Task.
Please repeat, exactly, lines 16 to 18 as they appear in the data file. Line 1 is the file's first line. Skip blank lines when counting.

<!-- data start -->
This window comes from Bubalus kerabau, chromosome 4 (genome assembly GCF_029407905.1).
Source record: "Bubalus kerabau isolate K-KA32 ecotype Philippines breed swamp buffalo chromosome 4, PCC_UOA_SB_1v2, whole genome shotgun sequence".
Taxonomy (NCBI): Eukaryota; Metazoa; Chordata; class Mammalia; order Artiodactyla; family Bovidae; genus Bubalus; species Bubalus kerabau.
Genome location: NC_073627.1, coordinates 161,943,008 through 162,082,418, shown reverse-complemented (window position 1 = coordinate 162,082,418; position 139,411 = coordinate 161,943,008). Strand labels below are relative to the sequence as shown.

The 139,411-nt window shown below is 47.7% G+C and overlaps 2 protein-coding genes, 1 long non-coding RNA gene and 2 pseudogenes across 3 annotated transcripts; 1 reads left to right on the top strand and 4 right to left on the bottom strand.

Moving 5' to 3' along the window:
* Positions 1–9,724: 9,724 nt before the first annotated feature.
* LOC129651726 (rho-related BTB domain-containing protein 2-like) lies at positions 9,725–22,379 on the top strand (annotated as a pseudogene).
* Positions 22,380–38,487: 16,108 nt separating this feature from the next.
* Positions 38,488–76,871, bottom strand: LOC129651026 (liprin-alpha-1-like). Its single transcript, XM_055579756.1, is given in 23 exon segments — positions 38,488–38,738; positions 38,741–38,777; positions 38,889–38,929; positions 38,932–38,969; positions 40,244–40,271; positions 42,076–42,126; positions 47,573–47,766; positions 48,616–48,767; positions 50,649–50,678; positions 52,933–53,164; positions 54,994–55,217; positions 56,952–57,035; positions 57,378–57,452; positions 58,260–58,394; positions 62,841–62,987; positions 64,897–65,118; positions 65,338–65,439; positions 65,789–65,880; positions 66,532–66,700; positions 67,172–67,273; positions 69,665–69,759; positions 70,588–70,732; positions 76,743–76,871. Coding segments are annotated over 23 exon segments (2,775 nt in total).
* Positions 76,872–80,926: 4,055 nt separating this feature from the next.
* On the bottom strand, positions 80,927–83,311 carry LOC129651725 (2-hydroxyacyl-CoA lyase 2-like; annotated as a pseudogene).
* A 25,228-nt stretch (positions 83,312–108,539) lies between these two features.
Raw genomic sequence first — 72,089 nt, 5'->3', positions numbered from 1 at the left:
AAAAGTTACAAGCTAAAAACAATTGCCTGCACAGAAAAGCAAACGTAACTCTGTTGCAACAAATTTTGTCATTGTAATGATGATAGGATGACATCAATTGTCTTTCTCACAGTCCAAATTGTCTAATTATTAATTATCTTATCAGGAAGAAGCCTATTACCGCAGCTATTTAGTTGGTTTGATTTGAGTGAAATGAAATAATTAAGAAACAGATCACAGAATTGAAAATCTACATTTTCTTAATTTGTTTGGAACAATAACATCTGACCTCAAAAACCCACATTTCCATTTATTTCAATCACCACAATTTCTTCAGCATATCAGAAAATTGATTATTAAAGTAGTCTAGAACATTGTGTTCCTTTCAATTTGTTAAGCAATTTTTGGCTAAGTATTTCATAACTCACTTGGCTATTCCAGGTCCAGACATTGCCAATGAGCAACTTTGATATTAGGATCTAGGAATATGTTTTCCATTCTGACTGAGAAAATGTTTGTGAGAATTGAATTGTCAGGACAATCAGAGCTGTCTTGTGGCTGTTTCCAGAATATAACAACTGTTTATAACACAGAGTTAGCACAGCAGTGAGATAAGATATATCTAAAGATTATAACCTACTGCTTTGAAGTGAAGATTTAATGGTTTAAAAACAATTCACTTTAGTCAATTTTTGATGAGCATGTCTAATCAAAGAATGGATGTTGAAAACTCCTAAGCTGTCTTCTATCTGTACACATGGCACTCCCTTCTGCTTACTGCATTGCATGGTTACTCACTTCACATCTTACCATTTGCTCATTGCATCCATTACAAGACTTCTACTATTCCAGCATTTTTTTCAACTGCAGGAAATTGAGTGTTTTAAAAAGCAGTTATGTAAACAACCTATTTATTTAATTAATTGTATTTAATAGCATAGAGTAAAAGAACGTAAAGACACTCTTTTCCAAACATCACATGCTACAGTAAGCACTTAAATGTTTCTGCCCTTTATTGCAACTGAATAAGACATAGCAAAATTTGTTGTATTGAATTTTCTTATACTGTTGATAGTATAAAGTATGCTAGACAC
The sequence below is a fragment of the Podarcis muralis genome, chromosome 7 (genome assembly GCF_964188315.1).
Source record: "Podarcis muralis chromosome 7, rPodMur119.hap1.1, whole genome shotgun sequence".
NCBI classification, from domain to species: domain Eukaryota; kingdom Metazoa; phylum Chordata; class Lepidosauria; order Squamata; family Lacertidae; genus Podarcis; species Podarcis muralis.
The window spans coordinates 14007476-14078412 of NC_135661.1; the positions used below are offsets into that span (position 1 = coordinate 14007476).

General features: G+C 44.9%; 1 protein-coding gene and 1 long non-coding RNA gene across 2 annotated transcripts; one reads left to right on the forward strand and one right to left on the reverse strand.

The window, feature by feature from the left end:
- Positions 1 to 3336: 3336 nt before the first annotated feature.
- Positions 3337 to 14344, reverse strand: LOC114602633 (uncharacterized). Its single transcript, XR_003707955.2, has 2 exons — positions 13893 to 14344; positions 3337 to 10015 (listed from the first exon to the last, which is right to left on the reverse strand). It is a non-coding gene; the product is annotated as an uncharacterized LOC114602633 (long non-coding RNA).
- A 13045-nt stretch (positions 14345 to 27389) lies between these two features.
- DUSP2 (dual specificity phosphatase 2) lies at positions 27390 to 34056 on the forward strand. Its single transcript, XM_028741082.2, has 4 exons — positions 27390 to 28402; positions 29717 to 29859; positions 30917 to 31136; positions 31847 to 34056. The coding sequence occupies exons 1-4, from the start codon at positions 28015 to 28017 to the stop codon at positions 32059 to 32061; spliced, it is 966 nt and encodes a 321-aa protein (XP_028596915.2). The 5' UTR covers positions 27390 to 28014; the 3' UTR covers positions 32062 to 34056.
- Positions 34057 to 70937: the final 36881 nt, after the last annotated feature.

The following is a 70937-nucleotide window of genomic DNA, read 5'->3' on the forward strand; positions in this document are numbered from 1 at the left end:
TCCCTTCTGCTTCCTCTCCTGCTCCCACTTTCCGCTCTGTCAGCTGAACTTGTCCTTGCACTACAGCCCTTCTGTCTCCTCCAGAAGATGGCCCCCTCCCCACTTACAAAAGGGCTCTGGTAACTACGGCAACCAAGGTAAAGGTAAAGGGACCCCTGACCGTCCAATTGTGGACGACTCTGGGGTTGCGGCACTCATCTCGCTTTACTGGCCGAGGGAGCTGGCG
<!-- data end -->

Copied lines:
The sequence below is a fragment of the Podarcis muralis genome, chromosome 7 (genome assembly GCF_964188315.1).
Source record: "Podarcis muralis chromosome 7, rPodMur119.hap1.1, whole genome shotgun sequence".
NCBI classification, from domain to species: domain Eukaryota; kingdom Metazoa; phylum Chordata; class Lepidosauria; order Squamata; family Lacertidae; genus Podarcis; species Podarcis muralis.